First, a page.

2021, R, 133 min. Directed by Paul Thomas Anderson. Starring Alana Haim, Cooper Hoffman, Sean Penn, Tom Waits, Bradley Cooper, Benny Safdie, John Michael Higgins.
REVIEWED By Richard Whittaker, Fri., Dec. 24, 2021
If there's a prevailing theme to the films of Paul Thomas Anderson, it's a simple one: Who is deserving of love? It's an explicit theme in Magnolia and Punch Drunk Love, but barely submerged beneath the surface of There Will Be Blood and Phantom Thread. His romances are convoluted and filled with desperate connections. His familial bonds are bloodied and strained. Yet he's never dealt directly with first love, puppy dog love, like he does in Licorice Pizza, his biographical trip through the San Fernando Valley of 1973.
Envision it as Anderson's variations on Once Upon a Time ... in Hollywood. Both films take place in post-Hollywood life, but from very different perspectives. In Tarantino's revisionist history, the protagonists were aging out of Tinsel Town, trying to evade that long walk into the sunset. Anderson, assembling his story from a mixture of reminiscences from friends and Hollywood lore, sets his characters up with a brighter horizon. After all, Gary Valentine (Hoffman, based in great part on Anderson's friend and former child actor Gary Goetzman) is only 15 when he crashes out of his own rising stardom and is young enough to bounce back into a series of schemes that will end up as fun dinner party stories 30 years later. He's funny and charming, in a husky, dorky way, and manages to convince aimless twentysomething Alana Kane (Haim, who appears with her whole family, including her siblings from rock band Haim) to tag along. Can these two crazy kids make any of this work? Gary's definitely going to try, and Alana does a very bad job of not hanging around with this teen kid.
Licorice Pizza is arguably a return to Anderson's more tenderhearted dramas, most especially Magnolia. It has that same love for his protagonists, rather than the tempered compassion of Punch Drunk Love. It also has the same episodic, almost anecdotal feel, and therein lies one of its structural flaws. A series of interlinked events work better for an ensemble than for a duet, and Licorice Pizza has the warm enveloping feeling of closing your eyes and listening as an unlikely couple tells the story of how they first met. There's a lot of "oh, and do you remember when ..." to their stories, most of which will resonate most strongly with anyone with L.A. connections and roots. The deeper, the better, it seems, because Anderson goes full James Ellroy with his L.A. homages and nods. Alana and Gary pass through the periphery of a more star-laden City of Angels, with Sean Penn as a scarcely disguised William Holden, Benny Safdie as future mayor Joel Wachs, and a highly entertaining turn from Bradley Cooper as super producer Jon Peters, coked out of his gourd.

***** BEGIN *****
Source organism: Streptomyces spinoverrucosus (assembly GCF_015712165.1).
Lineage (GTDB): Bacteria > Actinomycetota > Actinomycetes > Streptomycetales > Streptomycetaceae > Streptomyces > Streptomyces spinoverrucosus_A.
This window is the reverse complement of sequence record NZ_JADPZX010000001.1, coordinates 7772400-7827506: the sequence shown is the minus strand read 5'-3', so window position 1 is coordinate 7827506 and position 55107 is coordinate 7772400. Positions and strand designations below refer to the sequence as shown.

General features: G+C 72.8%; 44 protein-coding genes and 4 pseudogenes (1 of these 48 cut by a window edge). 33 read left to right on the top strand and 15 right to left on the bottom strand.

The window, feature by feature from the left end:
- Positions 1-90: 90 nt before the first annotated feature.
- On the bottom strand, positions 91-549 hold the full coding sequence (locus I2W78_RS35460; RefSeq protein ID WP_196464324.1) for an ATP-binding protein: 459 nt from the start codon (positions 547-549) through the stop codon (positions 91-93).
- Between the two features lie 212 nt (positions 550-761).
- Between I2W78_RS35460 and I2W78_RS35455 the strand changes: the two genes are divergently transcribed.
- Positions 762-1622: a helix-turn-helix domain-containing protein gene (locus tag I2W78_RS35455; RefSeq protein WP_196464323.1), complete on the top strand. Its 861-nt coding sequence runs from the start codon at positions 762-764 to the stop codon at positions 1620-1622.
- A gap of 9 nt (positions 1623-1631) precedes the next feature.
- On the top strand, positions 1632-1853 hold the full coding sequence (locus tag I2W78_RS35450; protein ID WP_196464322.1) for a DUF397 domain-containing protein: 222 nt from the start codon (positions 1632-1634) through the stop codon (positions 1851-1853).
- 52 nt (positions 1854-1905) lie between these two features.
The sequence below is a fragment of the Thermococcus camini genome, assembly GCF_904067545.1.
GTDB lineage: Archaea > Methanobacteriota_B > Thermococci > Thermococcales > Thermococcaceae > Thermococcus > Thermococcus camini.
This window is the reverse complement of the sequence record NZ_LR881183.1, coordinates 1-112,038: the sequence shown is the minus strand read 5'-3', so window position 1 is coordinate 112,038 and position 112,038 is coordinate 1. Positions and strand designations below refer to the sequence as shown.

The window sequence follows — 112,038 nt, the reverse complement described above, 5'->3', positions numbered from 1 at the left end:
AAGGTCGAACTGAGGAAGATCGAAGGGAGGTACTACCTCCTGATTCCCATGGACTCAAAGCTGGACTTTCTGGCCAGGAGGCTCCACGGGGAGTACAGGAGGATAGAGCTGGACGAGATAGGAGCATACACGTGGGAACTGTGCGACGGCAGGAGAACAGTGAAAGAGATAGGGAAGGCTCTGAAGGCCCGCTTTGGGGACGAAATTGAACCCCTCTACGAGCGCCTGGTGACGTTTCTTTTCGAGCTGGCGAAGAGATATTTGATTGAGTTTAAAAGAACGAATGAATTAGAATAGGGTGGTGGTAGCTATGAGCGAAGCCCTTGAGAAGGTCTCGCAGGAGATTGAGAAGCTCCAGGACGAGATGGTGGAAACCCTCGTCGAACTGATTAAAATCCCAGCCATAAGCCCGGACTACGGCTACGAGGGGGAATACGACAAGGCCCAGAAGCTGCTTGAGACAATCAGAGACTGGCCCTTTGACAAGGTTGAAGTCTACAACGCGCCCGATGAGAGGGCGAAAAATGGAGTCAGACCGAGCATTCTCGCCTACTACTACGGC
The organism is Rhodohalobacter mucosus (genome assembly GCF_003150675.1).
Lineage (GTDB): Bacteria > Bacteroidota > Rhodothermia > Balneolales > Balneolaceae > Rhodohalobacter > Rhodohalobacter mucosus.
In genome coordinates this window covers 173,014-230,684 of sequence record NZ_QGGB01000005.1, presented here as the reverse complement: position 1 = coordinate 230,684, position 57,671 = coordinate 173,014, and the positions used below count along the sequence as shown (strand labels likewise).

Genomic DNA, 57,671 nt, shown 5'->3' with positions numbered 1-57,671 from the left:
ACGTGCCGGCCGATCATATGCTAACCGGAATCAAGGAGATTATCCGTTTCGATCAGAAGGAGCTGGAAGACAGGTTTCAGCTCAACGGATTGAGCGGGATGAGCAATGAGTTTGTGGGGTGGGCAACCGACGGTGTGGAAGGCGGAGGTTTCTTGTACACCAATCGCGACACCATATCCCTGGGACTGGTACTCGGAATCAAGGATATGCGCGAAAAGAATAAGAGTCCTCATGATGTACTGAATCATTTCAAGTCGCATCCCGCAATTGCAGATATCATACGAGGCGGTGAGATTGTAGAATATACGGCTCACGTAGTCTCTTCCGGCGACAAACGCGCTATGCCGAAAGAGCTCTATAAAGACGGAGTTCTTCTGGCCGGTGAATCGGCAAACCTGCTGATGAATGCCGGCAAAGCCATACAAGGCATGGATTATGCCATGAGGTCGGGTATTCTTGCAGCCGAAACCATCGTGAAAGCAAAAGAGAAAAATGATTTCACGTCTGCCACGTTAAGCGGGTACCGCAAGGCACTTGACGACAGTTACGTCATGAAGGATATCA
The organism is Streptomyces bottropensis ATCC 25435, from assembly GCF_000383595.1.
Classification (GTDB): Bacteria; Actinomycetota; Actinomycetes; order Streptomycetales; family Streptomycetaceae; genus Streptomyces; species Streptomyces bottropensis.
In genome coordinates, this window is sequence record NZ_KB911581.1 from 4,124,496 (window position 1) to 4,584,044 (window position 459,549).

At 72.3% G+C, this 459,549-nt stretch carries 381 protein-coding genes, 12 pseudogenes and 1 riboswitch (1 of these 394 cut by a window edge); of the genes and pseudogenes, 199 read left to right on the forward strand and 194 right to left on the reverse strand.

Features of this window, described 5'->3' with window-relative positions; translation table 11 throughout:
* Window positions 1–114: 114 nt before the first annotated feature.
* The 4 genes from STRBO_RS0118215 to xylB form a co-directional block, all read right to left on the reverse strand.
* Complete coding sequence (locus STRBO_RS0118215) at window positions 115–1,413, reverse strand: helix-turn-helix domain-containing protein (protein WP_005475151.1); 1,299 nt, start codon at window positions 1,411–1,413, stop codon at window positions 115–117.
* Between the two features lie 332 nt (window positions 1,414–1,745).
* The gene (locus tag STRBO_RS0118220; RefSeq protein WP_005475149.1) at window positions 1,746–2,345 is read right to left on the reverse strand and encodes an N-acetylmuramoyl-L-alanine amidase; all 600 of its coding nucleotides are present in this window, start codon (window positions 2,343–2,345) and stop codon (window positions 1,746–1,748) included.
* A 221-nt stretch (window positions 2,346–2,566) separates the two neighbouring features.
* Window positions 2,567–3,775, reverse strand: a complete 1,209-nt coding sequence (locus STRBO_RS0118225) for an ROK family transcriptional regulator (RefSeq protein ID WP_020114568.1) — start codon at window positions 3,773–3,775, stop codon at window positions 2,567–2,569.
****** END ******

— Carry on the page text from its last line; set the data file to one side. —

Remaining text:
The strange and challengingly charming awkwardness of Alana and Gary, as well as the more entertaining anecdotes, will get you past the somewhat lumpen structure. When the stories don't land, like a weirdly racist minor subplot involving Japanese restaurant entrepreneur Jerry Frick (Higgins), Licorice Pizza really depends on Haim and Hoffman who, fortunately, are great enough together and apart to even get past that age gap. Do they deserve each other's love? That's the question Anderson wants you to answer on your own.